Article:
Two Afghan families arrive in Mass. — the first of many

"It’s unprecedented — the last major humanitarian effort like this was after the Vietnam War."

Members of a family of five Afghan evacuees are greeted by members of the Refugee and Immigrant Assistance Center as they arrive at Logan Airport from El Paso, TX. Josh Reynolds for The Boston Globe

The first two families of Afghan evacuees have arrived in Massachusetts, and over 1,000 more people fleeing Afghanistan will soon need resettlement across the state.

Communities across the country will be accepting 65,000 Afghans in the next few months, and possibly another 30,000 in the coming year, according to The Boston Globe. The scope of the crisis has not been seen in decades, and governments and organizations are mobilizing resources at every level. 


“It’s unprecedented — the last major humanitarian effort like this was after the Vietnam War,” Jeff Kinney, working with Ascentria Care Alliance in Worcester, which is working to bring about 400 evacuees to Worcester and Western Massachusetts, told the Globe. “But this one is massive because it happened so fast, and the resettlement is going to have to happen so fast.”


All Afghan evacuees go through a Department of Homeland Security vetting process before being admitted, including a health screening and vaccination against COVID-19, WCVB reported. Along with the 900-1,100 evacuees to be rehomed in Massachusetts, another 760 will be divided among Maine, Vermont, New Hampshire, Rhode Island, and Connecticut.

“Massachusetts is pleased to welcome the first family of Afghan evacuees to the Commonwealth, and looks forward to working with the federal government and local nonprofits who serve these populations as additional evacuees arrive in the coming weeks and months,” a state spokesperson wrote in a statement to WCVB.

Many of the Afghan evacuees don’t qualify for refugee status and are considered humanitarian parolees, according to the Globe, which means they don’t qualify for refugee benefits. State officials are working to address this, and are considering legislation to extend MassHealth coverage to evacuees and fund financial assistance and services.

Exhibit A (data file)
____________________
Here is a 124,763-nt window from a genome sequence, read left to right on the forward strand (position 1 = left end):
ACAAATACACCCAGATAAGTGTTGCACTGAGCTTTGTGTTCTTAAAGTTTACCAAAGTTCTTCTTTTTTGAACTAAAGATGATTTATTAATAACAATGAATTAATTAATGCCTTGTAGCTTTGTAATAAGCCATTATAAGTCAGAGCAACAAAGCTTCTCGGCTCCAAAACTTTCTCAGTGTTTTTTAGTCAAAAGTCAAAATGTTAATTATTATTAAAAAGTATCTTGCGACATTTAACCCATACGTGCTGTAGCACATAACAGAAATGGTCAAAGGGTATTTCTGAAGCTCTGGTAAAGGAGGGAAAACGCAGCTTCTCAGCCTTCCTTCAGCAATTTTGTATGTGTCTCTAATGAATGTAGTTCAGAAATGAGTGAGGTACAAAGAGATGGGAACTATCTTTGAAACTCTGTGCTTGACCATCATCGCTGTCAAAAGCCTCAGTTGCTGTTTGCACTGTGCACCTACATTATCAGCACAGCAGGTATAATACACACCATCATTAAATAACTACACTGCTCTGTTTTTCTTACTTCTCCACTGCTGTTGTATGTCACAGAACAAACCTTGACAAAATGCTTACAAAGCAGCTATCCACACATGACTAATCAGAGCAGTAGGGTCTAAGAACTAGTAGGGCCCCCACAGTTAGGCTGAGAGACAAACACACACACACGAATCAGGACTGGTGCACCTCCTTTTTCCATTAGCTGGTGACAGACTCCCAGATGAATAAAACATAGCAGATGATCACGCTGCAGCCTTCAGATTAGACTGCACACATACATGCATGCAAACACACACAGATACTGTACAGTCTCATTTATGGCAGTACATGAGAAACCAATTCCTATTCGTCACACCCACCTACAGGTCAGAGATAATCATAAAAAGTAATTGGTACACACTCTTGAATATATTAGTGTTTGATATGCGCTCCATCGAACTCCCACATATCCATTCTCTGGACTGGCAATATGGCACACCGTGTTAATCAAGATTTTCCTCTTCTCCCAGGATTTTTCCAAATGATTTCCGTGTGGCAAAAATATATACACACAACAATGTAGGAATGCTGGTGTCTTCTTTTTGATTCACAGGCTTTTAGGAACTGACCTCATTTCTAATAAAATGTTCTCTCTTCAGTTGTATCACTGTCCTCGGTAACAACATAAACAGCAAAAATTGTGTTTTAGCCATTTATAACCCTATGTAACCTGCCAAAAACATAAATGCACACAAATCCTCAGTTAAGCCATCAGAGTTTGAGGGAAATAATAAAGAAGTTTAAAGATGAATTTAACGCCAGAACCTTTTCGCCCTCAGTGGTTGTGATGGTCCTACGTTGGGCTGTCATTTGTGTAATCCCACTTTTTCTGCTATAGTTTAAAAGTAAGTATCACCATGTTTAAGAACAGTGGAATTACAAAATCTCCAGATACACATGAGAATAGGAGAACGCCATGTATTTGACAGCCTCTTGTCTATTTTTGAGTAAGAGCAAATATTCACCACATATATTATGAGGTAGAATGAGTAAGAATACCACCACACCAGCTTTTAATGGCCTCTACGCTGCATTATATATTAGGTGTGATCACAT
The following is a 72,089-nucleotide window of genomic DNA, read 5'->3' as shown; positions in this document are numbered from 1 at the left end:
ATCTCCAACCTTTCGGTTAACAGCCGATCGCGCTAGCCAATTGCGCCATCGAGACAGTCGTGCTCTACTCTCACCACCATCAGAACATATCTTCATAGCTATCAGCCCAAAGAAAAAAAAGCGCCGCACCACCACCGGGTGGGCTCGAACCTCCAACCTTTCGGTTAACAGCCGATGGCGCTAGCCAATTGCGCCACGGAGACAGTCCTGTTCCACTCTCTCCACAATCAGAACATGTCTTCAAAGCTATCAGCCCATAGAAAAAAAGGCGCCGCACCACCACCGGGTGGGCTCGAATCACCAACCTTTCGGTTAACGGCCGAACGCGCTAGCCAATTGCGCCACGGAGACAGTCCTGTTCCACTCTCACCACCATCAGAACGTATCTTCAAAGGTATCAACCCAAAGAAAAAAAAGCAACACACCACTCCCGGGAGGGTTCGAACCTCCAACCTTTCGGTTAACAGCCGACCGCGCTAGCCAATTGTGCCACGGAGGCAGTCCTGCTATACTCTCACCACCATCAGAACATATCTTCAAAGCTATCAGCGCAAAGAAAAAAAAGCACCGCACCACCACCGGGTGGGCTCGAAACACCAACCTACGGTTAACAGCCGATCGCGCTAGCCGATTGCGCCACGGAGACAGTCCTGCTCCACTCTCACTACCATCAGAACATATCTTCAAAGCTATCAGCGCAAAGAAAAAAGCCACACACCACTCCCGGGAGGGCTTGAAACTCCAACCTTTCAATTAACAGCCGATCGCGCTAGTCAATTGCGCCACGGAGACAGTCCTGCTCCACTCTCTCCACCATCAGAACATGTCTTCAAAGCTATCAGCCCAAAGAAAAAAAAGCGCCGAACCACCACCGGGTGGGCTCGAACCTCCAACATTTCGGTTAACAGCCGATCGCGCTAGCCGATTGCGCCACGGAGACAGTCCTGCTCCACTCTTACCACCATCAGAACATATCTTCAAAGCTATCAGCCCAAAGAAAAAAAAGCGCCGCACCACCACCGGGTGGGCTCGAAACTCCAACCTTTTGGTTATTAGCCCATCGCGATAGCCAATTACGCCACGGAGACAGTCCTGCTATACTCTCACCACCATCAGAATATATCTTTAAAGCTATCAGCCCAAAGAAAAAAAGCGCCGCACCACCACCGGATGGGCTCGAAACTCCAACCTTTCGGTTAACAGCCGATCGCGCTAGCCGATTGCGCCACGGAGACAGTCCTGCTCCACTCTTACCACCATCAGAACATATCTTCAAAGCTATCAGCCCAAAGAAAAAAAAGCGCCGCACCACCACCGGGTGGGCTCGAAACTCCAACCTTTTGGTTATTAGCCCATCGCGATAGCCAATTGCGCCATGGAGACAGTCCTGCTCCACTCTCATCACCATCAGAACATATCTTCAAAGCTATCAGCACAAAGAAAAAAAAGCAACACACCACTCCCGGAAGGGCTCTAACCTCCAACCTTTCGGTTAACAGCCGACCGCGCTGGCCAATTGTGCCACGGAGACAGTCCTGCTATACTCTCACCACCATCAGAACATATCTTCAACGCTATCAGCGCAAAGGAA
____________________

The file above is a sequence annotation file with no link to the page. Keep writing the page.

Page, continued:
Maxine Stein, president and CEO of Jewish Family Service, is coordinating volunteers to help Afghans resettle in Western Massachusetts. Her biggest concern is finding housing for people, so her organization is looking for apartments, AirBnbs, in-law apartments, and any other accommodations to home families for weeks or months, MassLive reported. 


She’s set up a wishlist of items like pillows and kitchen utensils to help set up households, and Jewish Family Services of MetroWest has a form available for anyone who can offer accommodation. 

“The response from the community has been very beautiful and overwhelmingly kind,” Stein told MassLive. “It’s an incredibly beautiful response we are seeing from the community at large. I think it is a reflection of the responsibility we feel as Americans.”

Meg Gallo, with the Refugee and Immigrant Assistance Center in Boston, told the Globe it’s been a huge undertaking, but the community has shown up to help.

“The people of Massachusetts have been absolutely phenomenal; there has been an outpouring of support,” she said.

The father of the second family to arrive, whose names are being withheld, worked for the United States while in Afghanistan, and said he was afraid as he watched the Taliban take more and more of his country.

“It was very scary for me and my family,” he said. “I’m so grateful to the people that helped me get out of there with my family. I’m so happy. And I’m thankful to the people that are welcoming us here.”


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